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HP May Sprout New Manufacturing Techniques

By Richard Adhikari TechNewsWorld ECT News Network
Oct 29, 2014 1:44 PM PT

HP on Wednesday announced its Blended Reality ecosystem, consisting of HP Multi Jet Fusion, an advanced 3D printer; and Sprout by HP -- a combination scanner, depth sensor, high-res camera and projector that provides 3D images of items and enables real-time remote collaboration.

The ecosystem might revolutionize manufacturing, sharply reducing the design-to-prototype cycle and making it easy to customize products. It also might let individual entrepreneurs -- the traditional backyard shops -- carve a niche for themselves in the market.

"3D printing technologies are used in manufacturing today, but HP's printer will be relatively low-cost and fast," Pete Basiliere, a research vice president at Gartner, told TechNewsWorld. "That's where the disruption will come from."

What the Sprout's About

The Sprout has a 23-inch, 10-point touch-enabled 1920 x 1080 pixel full HD white LED-backlit display that offers a wide viewing angle, and a horizontal 20-point capacitive touch mat.

It has an illuminator powered by a DLP projector. The illuminator's four-camera sensory system includes an HP camera with up to 14.6-MP resolution and the Intel RealSense 3D camera for instant capture of 2D and 3D objects.

The Sprout also has a fixed 1-MP 720p HD low-light front-facing HP webcam.

It comes with the Adonit Jot Pro stylus.

The Sprout has an Nvidia GeForce GT 745A GPU, an Intel i7 CPU, and 8 GB of RAM. It uses Windows 8.1 and has 1 TB of storage.

Its HP MyRoom feature lets multiple users collaborate in real time.

Some consumer applications, including games, are already available, and HP is offering devs the Sprout SDK now.

The Sprout can be purchased from HP's website for US$1,900, and it will be available at selected retailers later.

HP's New 3D Printer

The HP Multi Jet Fusion Technology 3D printer is built on HP thermal inkjet technology. It includes a proprietary synchronous architecture that can image an entire area rather than just one point, improving output speed 10x, HP said.

It employs a multi-agent printing process: HP thermal inkjet arrays apply multiple liquid agents, improving accuracy and providing uniform part strength in all three axis directions. The technology includes a fusing agent applied selectively where particles fuse together, and a detailing agent applied selectively where the fusing action needs to be reduced or amplified.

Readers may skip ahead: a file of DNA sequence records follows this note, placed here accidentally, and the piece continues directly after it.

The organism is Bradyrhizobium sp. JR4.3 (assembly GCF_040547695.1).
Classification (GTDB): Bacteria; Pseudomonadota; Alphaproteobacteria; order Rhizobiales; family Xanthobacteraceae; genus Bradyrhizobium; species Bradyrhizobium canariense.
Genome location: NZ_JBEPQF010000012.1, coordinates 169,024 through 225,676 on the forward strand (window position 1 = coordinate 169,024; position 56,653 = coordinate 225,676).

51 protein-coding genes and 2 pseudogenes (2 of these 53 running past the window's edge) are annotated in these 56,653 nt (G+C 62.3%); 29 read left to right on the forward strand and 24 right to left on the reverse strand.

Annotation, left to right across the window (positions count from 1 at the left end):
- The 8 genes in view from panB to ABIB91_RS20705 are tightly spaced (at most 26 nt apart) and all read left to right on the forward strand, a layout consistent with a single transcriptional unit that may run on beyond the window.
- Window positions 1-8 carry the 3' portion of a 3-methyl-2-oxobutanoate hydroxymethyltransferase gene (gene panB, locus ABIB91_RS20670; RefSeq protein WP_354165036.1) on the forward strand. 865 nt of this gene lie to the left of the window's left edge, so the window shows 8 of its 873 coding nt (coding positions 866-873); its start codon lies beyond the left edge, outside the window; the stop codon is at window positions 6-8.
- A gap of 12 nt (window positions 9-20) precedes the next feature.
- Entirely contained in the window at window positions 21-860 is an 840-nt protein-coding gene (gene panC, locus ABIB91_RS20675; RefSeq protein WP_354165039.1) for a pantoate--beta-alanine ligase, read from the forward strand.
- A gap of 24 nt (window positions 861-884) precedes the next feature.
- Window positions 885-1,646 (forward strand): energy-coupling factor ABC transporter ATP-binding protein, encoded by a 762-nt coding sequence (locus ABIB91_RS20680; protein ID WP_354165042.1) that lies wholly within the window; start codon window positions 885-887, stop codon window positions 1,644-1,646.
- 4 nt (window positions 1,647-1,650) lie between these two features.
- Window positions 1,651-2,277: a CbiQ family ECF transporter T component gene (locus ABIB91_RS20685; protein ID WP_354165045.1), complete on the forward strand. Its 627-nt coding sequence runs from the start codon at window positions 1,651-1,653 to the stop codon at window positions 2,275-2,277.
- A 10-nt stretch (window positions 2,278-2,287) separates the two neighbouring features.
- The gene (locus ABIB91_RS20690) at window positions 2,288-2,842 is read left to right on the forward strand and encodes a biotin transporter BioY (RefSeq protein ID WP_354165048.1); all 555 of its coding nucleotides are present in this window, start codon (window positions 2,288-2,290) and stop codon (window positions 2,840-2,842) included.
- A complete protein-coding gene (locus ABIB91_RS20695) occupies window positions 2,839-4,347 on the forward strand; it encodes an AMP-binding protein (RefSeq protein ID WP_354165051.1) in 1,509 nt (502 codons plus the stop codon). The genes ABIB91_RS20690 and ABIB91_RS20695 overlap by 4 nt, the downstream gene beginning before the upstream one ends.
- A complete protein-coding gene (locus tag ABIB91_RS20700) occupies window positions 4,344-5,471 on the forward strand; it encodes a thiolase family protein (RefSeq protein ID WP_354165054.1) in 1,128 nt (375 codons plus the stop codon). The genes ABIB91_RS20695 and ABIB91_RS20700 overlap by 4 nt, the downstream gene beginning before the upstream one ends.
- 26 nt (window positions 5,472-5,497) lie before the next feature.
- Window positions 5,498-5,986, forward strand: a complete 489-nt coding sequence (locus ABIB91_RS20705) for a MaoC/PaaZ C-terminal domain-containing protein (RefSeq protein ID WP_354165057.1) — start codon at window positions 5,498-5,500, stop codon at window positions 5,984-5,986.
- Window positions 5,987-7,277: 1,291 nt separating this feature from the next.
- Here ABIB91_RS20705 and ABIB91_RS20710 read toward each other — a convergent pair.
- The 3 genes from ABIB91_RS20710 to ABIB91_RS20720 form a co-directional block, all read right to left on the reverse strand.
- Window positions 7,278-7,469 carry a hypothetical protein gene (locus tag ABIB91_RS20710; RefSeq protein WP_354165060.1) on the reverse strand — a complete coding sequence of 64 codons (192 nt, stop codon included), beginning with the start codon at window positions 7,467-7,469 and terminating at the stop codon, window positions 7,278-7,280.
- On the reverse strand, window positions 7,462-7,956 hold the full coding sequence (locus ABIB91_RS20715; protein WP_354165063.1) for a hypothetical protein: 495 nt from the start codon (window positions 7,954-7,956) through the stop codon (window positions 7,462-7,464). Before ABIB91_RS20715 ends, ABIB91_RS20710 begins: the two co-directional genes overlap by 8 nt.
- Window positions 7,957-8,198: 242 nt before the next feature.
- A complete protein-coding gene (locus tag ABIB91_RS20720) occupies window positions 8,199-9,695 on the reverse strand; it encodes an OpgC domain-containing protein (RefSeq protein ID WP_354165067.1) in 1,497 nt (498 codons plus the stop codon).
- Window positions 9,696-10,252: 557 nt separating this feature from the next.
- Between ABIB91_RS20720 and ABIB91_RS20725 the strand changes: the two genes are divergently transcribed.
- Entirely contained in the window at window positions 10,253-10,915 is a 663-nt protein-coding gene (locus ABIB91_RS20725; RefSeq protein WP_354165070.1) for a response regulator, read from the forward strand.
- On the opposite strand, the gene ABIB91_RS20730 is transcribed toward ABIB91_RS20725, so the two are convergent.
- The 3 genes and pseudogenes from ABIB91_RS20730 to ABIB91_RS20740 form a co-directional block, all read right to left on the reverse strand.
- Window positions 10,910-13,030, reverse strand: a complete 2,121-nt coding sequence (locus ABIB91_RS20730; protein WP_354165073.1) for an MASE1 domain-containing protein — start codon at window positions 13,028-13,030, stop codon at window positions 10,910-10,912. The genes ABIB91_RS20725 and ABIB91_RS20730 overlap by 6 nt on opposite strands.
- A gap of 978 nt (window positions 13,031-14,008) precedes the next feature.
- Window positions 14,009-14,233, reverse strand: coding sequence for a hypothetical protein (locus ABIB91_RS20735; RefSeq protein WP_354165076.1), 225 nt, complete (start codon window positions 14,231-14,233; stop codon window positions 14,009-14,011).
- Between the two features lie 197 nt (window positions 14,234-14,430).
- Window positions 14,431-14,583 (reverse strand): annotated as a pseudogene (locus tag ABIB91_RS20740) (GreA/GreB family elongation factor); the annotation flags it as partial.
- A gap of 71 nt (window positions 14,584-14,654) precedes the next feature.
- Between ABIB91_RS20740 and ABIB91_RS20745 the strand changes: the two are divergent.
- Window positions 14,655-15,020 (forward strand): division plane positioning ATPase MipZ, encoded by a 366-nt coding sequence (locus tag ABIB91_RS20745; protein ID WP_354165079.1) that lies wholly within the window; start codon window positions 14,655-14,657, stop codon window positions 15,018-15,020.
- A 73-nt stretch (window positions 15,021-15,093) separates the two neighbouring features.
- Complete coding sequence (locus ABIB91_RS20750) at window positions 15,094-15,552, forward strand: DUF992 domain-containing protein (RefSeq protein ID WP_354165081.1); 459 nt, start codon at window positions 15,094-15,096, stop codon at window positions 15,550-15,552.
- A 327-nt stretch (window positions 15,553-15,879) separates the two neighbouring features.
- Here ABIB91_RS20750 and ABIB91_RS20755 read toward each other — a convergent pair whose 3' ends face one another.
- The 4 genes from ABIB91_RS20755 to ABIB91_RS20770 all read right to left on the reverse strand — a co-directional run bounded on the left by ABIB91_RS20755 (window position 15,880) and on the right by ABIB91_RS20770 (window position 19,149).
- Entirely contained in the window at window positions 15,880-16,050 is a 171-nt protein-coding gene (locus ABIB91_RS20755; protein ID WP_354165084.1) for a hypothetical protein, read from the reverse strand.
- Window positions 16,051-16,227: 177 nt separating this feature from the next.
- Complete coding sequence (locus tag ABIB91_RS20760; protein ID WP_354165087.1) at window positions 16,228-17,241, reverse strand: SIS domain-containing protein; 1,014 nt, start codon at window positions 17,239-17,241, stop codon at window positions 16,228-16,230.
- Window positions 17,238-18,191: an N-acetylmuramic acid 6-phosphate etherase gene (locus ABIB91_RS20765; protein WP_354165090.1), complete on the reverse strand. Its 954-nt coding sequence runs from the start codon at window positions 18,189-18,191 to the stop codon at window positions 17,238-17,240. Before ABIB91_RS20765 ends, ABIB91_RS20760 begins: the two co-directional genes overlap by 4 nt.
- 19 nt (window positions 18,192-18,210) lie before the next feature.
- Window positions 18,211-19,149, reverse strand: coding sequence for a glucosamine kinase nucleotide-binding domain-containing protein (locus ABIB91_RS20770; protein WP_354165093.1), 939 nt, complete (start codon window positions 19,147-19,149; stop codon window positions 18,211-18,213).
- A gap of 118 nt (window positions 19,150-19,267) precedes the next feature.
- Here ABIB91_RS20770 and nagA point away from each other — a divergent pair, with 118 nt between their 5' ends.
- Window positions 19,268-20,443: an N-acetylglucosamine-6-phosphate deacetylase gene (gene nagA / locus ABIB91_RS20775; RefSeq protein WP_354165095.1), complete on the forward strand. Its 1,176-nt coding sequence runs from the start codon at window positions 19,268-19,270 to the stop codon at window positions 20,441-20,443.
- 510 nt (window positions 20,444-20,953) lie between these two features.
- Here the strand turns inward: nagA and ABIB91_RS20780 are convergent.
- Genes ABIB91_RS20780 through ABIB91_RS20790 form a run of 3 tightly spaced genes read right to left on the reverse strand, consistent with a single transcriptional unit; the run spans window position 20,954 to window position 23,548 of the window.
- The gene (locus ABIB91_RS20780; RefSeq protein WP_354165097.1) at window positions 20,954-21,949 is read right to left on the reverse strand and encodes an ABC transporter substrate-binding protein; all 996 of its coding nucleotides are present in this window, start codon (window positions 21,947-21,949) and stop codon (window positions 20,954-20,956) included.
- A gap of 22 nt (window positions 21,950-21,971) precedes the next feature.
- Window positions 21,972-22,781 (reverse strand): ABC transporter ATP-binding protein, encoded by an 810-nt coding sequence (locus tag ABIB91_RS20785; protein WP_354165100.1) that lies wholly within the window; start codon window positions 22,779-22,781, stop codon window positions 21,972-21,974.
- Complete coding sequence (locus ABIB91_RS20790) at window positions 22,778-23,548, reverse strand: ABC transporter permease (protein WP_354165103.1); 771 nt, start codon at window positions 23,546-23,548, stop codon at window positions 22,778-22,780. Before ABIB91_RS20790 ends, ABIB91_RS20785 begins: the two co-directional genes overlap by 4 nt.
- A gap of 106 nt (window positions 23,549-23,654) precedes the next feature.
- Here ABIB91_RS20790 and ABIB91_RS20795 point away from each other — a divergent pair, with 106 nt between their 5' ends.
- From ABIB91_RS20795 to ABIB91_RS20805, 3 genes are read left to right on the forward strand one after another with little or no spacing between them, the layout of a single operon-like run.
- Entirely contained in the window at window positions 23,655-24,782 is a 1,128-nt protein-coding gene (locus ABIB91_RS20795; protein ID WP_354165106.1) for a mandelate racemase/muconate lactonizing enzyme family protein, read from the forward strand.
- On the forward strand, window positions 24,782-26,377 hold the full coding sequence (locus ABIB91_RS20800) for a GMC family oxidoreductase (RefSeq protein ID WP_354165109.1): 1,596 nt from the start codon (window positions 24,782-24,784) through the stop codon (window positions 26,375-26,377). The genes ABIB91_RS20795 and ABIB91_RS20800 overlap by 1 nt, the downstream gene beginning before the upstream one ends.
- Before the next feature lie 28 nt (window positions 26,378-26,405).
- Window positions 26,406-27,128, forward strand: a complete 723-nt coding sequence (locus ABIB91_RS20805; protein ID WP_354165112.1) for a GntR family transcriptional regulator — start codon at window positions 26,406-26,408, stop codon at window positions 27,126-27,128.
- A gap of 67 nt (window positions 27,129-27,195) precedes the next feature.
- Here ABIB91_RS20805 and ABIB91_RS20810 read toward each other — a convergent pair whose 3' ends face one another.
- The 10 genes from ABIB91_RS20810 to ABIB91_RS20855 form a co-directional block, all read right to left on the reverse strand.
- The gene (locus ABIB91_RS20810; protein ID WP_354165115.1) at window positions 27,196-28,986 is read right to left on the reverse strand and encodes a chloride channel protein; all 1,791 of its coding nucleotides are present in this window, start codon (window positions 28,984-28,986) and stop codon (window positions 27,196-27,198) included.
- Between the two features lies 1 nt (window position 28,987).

"HP's approach in attacking the speed of 3D printing, material usage and quality is fresh," Muthuraman Ramasamy, a research manager at Frost & Sullivan, told TechNewsWorld.

HP will incorporate a full range of colors into the production process.

The company is developing a 3D platform and working with early customers in the development process.

The printer will be widely distributed in 2016.

HP's Ecosystem Ambitions

"We see tremendous potential in the aspects of the virtual-reality handshake HP is bringing on board," Ramasamy said. "It would help companies like GE, Boeing, BMW, and others who are pioneering the use of 3D printing for real-world applications."

Manufacturing companies "are increasingly looking to blur the lines between the digital and the real worlds," he continued. "This solution from HP would enable design teams to blur that boundary while effectively translating their collaborative thoughts into real-life working models and prototypes."

However, "the industrial world is well entrenched with the AutoCADs, Siemens, PLMs and Dassaults of the world, [so] it is hard to see why they would transition from one design platform to another -- like Sprout -- although it offers more bells and whistles," Ramasamy pointed out.

Custom Manufacturing Will Benefit

HP's technology "is better for short-run manufacturing, as when you get to larger runs, even a high-speed 3D printer becomes uneconomical," Rob Enderle, principal analyst at the Enderle Group, told TechNewsWorld.

"This will allow higher degrees of customization and let smaller shops create more interesting products, because setting up manufacturing will be less expensive," he noted. "It will also improve rapid prototyping, which cuts across all sizes and types of physical manufacturing."

Richard Adhikari has written about high-tech for leading industry publications since the 1990s and wonders where it's all leading to. Will implanted RFID chips in humans be the Mark of the Beast? Will nanotech solve our coming food crisis? Does Sturgeon's Law still hold true? You can connect with Richard on Google+.

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